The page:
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An international research team has made important steps towards improving weather forecasts, by proving they can predict unprecedented changes in the normal eastward or westward flow of air high up in the atmosphere, known as the quasi-biennial oscillation.

The quasi-biennial oscillation is one of the most repeatable wind patterns, but was unexpectedly seen to break down in February 2016. These winds are found high above the tropics in a part of the atmosphere known as the stratosphere, and their direction and strength provides forecasters with an indication of the weather to expect in Northern Europe. Westerly winds are known to increase the chance of warm and wet conditions, while easterlies bring drier and colder weather. 

The disruption in the quasi-biennial oscillation two years ago was not predicted, not even one month ahead. However, using a climate model designed for the upper atmosphere, scientists have now found that the unusual wind disruption was caused by high altitude waves originating from outside the tropics. This discovery means forecasters will now be able to predict irregularities in the quasi-biennial oscillation several weeks in advance.

Dr Scott Osprey, from the National Centre for Atmospheric Science and University of Oxford said:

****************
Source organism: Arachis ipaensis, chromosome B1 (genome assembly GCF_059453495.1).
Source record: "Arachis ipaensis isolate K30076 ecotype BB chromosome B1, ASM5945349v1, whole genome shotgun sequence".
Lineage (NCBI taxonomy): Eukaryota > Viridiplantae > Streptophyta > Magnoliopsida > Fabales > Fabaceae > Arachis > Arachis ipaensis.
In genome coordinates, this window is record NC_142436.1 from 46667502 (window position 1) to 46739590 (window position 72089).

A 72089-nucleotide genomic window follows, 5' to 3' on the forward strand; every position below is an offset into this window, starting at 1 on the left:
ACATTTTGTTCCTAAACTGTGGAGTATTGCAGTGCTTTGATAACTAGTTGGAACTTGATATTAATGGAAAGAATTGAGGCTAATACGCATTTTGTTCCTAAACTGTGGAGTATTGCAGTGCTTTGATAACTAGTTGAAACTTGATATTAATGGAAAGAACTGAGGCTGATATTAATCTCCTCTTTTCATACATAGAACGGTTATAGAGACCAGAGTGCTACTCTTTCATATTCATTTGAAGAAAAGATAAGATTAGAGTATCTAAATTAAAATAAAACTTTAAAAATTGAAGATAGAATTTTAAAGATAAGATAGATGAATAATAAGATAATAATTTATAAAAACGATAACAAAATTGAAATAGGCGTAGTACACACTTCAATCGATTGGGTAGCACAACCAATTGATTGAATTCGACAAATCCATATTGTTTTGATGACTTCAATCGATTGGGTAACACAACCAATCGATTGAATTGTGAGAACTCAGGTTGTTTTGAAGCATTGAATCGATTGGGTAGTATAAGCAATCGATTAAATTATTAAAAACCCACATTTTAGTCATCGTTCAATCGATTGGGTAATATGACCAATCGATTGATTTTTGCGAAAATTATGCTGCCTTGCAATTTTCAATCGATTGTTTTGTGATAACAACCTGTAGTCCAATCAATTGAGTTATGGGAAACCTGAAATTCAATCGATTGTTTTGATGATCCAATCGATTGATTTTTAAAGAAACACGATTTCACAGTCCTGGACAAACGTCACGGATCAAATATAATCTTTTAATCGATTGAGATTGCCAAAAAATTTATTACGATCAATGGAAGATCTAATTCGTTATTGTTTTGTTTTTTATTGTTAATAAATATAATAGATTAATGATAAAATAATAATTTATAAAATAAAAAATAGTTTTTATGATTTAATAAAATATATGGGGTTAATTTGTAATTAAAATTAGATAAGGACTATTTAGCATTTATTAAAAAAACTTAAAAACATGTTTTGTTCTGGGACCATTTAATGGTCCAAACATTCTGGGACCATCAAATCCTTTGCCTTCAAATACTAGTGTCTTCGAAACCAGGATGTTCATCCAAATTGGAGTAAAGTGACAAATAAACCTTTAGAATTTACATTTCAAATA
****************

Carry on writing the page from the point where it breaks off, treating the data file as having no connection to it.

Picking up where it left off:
“What we saw in 2016 came like a bolt from the blue: the disruption was simply was not picked up in long-range (weather) forecasts. But now we show these extreme events can be predicted weeks ahead of time which, I think, sets the standard for future forecasts.”

 

About the study:

The study was published in the Geophysical Research Letters on Friday 2 February 2018 (GMT). It was carried out by Drs. Shingo Watanabe, Eriko Nishimoto and Yoshio Kawatani at the Japan Agency for Marine-Earth Science Technology (JAMSTEC: Asahiko Taira, President) in collaboration with Prof. Kevin Hamilton at the International Pacific Research Center (IPRC) of the University of Hawaii and Dr. Scott Osprey from the National Centre for Atmospheric Science based at the University of Oxford.

The study was supported by the Japan Science and Technology Agency (JST) as part of the Belmont Forum; the “Integrated Research Program for Advancing Climate Models (TOUGOU program)” from the Ministry of Education, Culture, Sports, Science and Technology (MEXT), Japan; JSPS KAKENHI Grant Numbers 15KK0178,17K18816 and 26287117; the Environment Research and Technology Development Fund (2-1503) of the Environmental Restoration and Conservation Agency, Japan; and also funded under the Natural Environment Research Council (NERC) grant (GOTHAM - NE/P006779/1) under the auspices of a joint Belmont Forum and JPI-Climate program.